Makar Sankranti festival ~ festivals of india - local festivals, national festivals, state festivals

Makar Sankranti festival

Makar Sankranti

Makar Sankranti is the harvest festival of India. It is also known as the Thanksgiving festival of India. It is a very popular festival that is celebrated across the country under various names. This special day marks the transition of the Sun into Makar Rashi, the zodiac sign of Capricorn. From this day, begins the six-month long Uttarayan, the northern journey of the Sun, which is considered an auspicious period. The unique feature of this festival is that it is always celebrated on the same day of every year – January 14. People thank Suryadev, the Sun God, for ensuring a good harvest and dedicate the first grain to him.

Makar sankranti festival
Makar sankranti 

Religious Importance

People pray to Suryadev on the auspicious occasion of Makar Sankranti. He is worshipped as the giver of light, the conqueror of darkness (ignorance), and the embodiment of strength.

The Puranas say that on this day, Suryadev visits the house of his son Shani, who is the master of Makar Rashi. It is said that father and son do not get along well, but Suryadev sets aside all differences and makes it a point to meet his son on this day.

It was on this day that Lord Vishnu ended the ever-increasing powers of the Asuras by defeating them and burying their heads under the Mandarachal Mountain. So this occasion also represents the end of negativities and beginning of an era of righteous living.

The importance of this day was highlighted during the Mahabharat war, when the great grandsire, Bheeshma, declared his intent to leave his mortal body on this day.

In recent times, a very special event took place on the auspicious day of Makar Sankranti. Shree Kripaluji Maharaj was invited by the Kashi Vidvat Parishat, the supreme body of 500 Vedic scholars at that time. He spoke before them in sophisticated Sanskrit language for ten days, and revealed the true knowledge of all the Vedic scriptures. When the entire assembly realized that his knowledge was deeper than the combined knowledge of all of them, they unanimously conferred upon him the title of “Jagadguru.” This historic event took place on January 14, 1957. Prior to this, only four personalities had received the original title of Jagadguru: Jagadguru Shree Shankaracharya, Jagadguru Shree Nimbarkacharya, Jagadguru Shree Ramanujacharya, Jagadguru Shree Madhvacharya. Jagadguru Shree Kripaluji Maharaj became the fifth original Jagadguru in history. This day is celebrated by his devotees as “Jagadguru Diwas (Day of the Jagadguru).”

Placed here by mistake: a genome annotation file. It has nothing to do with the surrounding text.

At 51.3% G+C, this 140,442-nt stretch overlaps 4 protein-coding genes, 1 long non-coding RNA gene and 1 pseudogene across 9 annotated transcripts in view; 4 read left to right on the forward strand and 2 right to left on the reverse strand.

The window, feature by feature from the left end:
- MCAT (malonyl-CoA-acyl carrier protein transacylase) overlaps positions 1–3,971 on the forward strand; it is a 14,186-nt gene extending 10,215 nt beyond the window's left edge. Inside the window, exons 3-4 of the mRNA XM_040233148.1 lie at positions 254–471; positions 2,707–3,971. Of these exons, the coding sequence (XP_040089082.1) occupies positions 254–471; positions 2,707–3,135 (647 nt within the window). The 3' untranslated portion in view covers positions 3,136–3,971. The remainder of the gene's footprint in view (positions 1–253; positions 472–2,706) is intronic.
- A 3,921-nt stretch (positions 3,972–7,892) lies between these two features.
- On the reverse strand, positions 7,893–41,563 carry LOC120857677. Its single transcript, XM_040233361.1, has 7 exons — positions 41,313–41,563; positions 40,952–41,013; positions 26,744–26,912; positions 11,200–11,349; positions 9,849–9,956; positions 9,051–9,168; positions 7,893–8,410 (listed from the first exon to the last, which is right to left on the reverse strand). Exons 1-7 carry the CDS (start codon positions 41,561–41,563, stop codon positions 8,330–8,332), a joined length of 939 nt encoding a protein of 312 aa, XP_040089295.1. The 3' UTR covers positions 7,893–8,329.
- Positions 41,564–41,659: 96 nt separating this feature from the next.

Makar Sankranti is one of the most auspicious days for the Hindus and is celebrated in almost all parts of India in myriad cultural styles depending upon the region, with great fervor and devotion. Millions of people take a dip in places like Ganga Sagar (place where the river Ganga meets the Bay of Bengal) and Prayag (Allahabad, Uttar Pradesh), and pray to Suryadev. Houses are cleaned, painted and decorated. In many parts of India, kolams
(colourful ground patterns made out of rice flour) are made in the front courtyards of houses. New clothes for the whole family are bought to mark the festivities. The cattle are decorated with beads, bells and flowers. Their horns are painted and capped with shining metals. Since the festival is celebrated in mid winter, the food prepared for this festival is high in energy. Laddu made of til (sesame seeds) and jaggery is a specialty of the festival. People visit each other and exchange sweets and delicacies.

Celebration in South India

Although Makar Sankranti is celebrated throughout India, it is most elaborate, colorful and vibrant in the southern states of India. This festival is known as Pongal in Tamil Nadu which derives its name from the ritual of boiling a mixture of rice, milk and jaggery, and allowing it to spill over. It is also very popular in Karnataka and Andhra Pradesh as “Sankranti.”